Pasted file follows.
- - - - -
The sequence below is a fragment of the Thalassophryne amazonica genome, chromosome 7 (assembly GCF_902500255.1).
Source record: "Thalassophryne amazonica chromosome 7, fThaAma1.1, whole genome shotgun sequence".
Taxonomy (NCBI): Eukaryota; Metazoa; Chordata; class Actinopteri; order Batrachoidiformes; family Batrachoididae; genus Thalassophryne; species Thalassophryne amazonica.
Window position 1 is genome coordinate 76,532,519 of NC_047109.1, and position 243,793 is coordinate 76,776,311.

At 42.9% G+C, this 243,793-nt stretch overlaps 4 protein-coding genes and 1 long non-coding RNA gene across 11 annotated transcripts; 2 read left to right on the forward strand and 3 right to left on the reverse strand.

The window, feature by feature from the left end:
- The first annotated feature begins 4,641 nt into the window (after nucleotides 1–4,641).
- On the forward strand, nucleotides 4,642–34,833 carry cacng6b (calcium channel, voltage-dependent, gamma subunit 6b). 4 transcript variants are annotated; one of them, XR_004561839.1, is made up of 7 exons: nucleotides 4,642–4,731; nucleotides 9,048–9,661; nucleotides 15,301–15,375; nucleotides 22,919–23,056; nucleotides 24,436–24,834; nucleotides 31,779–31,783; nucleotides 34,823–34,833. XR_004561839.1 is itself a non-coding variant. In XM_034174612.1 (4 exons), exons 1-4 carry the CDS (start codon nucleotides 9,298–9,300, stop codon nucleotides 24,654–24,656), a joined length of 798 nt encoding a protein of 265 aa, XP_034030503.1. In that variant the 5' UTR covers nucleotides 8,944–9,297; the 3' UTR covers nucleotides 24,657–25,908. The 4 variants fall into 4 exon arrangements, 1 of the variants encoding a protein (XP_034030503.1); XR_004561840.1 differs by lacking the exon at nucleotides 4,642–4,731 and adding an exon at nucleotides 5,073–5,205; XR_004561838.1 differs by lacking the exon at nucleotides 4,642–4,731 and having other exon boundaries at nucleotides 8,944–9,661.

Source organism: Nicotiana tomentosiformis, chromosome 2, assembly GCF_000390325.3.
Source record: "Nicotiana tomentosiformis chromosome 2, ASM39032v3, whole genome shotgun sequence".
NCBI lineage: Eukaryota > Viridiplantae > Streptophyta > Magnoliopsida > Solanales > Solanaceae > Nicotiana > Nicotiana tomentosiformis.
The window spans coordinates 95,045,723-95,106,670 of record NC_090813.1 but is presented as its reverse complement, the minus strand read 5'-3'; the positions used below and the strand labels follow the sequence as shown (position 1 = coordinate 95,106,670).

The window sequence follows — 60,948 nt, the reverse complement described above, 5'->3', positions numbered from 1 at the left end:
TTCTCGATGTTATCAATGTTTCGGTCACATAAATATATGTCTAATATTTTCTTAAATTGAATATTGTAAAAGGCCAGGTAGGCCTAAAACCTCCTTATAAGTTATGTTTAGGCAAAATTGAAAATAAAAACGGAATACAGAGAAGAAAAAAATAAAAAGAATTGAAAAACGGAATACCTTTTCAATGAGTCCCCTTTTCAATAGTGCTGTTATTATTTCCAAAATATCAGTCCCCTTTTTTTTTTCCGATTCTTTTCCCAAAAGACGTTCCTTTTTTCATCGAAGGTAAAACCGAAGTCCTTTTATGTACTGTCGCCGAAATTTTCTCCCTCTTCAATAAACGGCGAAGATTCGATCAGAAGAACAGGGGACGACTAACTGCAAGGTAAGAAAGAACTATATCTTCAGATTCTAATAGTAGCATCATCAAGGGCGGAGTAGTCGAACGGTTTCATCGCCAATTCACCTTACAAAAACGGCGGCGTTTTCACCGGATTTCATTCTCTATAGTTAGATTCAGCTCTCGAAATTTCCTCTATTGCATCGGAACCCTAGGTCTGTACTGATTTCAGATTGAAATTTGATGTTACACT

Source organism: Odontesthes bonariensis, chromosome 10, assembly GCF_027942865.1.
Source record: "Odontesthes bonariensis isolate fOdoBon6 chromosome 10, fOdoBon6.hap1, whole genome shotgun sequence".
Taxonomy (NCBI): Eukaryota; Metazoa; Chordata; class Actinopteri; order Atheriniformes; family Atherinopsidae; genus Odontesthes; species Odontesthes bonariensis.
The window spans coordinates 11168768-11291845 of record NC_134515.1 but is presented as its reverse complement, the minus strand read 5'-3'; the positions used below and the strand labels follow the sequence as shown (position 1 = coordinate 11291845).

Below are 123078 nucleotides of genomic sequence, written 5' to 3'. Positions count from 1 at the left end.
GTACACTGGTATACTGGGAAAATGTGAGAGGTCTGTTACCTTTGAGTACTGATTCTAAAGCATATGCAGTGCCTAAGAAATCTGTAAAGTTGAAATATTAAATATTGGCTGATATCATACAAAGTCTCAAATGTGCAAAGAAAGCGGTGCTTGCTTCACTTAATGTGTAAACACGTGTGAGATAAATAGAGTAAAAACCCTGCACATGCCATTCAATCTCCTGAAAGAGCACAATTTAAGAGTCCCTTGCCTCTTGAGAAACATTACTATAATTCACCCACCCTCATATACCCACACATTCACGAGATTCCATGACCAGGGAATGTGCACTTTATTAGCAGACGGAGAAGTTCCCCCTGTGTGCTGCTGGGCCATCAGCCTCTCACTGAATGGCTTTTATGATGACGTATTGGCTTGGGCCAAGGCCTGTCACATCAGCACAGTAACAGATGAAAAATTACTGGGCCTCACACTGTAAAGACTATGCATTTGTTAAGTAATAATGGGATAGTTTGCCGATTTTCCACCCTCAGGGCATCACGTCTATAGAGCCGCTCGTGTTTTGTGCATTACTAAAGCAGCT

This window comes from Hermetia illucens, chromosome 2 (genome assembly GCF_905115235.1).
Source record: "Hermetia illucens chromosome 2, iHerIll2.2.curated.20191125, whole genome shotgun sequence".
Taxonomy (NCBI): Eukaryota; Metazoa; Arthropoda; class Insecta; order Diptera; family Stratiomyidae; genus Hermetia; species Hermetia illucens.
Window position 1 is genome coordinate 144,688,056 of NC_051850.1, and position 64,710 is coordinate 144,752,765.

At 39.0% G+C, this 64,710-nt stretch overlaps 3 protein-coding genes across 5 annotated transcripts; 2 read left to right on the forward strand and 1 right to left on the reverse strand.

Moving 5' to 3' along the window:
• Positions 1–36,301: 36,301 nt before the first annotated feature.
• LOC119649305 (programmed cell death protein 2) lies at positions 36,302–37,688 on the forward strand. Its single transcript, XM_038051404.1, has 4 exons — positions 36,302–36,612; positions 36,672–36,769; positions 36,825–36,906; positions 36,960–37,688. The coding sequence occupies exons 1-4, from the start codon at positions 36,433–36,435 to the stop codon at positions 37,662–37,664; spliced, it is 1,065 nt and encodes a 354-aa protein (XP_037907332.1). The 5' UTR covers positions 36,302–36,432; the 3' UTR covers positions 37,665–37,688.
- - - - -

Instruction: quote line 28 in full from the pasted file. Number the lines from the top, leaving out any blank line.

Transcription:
• LOC119649305 (programmed cell death protein 2) lies at positions 36,302–37,688 on the forward strand. Its single transcript, XM_038051404.1, has 4 exons — positions 36,302–36,612; positions 36,672–36,769; positions 36,825–36,906; positions 36,960–37,688. The coding sequence occupies exons 1-4, from the start codon at positions 36,433–36,435 to the stop codon at positions 37,662–37,664; spliced, it is 1,065 nt and encodes a 354-aa protein (XP_037907332.1). The 5' UTR covers positions 36,302–36,432; the 3' UTR covers positions 37,665–37,688.